Quarries of Rampura
In the rocky outskirts of Bangalore, close to a village called Rampura, I stood witness to an occupation that looks both primitive and merciless. A group of labourers from Thiruvannamalai in Tamil Nadu toil hard for long hours under the fierce afternoon sun, breaking rocks with a chisel and hammer and with bare naked hands to eke out a living. There is a sense of dedication, commitment and the occasional helplessness palpable. Women, whose struggle seems hardest, often have to leave their 2 year-olds on a spread-out towel, under the shady respite of a rock face. Their only company is the repetitive sound of metal hitting stone resounding in the carved-out valley. The landscape is one of dusty pale grey.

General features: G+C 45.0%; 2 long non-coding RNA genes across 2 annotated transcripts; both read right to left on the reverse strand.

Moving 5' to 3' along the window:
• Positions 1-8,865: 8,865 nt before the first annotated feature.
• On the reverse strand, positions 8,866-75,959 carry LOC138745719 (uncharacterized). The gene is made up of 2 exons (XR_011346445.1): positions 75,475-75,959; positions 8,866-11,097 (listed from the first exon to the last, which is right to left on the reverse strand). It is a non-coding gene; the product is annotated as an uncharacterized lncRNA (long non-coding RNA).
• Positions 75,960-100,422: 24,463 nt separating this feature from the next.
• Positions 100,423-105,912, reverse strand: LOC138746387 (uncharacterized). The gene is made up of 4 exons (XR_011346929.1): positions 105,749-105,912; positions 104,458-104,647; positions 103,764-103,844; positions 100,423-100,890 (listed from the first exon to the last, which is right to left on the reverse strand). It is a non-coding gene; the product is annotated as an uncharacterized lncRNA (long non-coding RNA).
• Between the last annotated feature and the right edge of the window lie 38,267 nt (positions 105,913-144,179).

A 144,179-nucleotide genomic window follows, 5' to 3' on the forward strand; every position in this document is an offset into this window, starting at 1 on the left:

Manoharan, a worker at the quarry, shows me with a tinge of authority the dynamite sticks that they use for the late evening blasts to break the bigger rocks. He also shows me around what was once his home- ‘Although people are evacuated before the blasts begin unexpected shrapnel sometimes crash into our huts rendering them irreparable. We just have to build another’. Lakshmi who returned from work to cook an early dinner looks to the craggy horizon for a familiar silhouette of her husband. Her little daughter, Amala, straddles cheerfully on her aunt’s hip as she is paraded around a settlement of huts, all covered with sheets of bright blue plastic. As the sun goes down, the dust of the quarry settles to make way for the aroma arising from these blue plastic homes.